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Longitudinal Analysis of Antibody Cross-neutralization Following Zika Virus and Dengue Virus Infection in Asia and the Americas.

Abstract

The 4 dengue virus serotypes (DENV1-4) and Zika virus (ZIKV) are related mosquito-borne flaviviruses of major importance globally. While monoclonal antibodies and plasma from DENV-immune donors can neutralize or enhance ZIKV in vitro and in small-animal models, and vice versa, the extent, duration, and significance of cross-reactivity in humans remains unknown, particularly in flavivirus-endemic regions.

In patients with Zika, the highest neutralizing antibody titers were to ZIKV, with low-level cross-reactivity to DENV1-4 that was greater in DENV-immune individuals. We found that, in primary and secondary DENV infections, neutralizing antibody titers to ZIKV were markedly lower than to the infecting DENV and heterologous DENV serotypes. Cross-neutralization was greatest in early convalescence, then ZIKV neutralization decreased, remaining at low levels over time.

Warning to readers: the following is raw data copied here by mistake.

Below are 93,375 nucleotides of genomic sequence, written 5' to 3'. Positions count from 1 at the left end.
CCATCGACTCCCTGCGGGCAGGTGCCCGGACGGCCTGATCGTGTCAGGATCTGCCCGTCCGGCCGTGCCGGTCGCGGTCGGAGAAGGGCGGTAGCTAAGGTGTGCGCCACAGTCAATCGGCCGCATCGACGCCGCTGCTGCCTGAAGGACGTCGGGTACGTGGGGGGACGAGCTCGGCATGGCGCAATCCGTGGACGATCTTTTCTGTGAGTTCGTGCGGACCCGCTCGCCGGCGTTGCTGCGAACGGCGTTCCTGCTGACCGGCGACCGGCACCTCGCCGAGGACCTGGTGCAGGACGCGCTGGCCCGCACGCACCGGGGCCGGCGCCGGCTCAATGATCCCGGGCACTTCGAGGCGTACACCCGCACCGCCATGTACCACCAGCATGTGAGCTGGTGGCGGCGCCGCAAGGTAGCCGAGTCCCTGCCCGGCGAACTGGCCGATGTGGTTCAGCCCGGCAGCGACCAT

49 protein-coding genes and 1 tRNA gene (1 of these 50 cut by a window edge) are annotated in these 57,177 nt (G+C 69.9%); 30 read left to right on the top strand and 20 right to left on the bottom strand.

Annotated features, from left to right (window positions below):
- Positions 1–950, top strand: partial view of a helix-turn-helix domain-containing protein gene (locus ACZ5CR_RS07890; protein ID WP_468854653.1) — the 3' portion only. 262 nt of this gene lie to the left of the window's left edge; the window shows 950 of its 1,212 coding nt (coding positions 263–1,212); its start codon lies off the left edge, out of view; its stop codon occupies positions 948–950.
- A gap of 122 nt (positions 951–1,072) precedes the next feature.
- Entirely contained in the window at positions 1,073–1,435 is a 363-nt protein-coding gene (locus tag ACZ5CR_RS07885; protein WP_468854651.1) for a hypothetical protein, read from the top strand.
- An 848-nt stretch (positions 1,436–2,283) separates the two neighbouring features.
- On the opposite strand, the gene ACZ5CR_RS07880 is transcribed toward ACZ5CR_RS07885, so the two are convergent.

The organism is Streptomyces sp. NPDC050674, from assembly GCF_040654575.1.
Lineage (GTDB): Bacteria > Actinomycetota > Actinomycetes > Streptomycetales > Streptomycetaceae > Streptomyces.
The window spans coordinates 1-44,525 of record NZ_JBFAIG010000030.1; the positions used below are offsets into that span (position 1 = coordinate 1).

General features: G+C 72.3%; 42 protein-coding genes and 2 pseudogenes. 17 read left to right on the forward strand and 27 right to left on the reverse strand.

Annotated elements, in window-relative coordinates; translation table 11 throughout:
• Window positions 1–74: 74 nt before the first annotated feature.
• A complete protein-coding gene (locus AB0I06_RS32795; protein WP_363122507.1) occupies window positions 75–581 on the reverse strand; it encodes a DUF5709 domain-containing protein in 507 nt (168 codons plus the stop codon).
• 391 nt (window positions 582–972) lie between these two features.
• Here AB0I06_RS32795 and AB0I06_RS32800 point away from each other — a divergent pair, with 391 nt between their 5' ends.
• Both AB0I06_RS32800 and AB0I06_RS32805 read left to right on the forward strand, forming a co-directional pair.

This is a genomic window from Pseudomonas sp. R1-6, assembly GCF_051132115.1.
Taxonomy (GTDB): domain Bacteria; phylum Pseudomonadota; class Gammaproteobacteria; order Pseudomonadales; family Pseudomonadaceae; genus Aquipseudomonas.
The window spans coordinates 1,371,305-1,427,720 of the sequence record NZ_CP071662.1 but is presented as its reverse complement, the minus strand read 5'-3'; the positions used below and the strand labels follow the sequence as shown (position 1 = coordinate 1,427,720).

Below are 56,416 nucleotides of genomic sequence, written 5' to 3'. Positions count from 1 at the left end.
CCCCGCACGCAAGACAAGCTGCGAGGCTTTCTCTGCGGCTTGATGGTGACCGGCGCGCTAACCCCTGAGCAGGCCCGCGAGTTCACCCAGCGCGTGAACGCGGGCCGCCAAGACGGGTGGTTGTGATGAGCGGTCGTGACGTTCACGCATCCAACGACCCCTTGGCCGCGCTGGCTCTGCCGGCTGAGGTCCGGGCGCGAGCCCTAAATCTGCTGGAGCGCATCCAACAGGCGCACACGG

We studied neutralizing antibodies to ZIKV and DENV1-4 in longitudinal serologic specimens collected through 3 years after infection from people in Latin America and Asia with laboratory-confirmed DENV infections. We also evaluated neutralizing antibodies to ZIKV and DENV1-4 in patients with Zika through 6 months after infection.

Patterns of antibody cross-neutralization suggest that ZIKV lies outside the DENV serocomplex. Neutralizing antibody titers can distinguish ZIKV from DENV infections when all viruses are analyzed simultaneously. These findings have implications for understanding natural immunity and vaccines.

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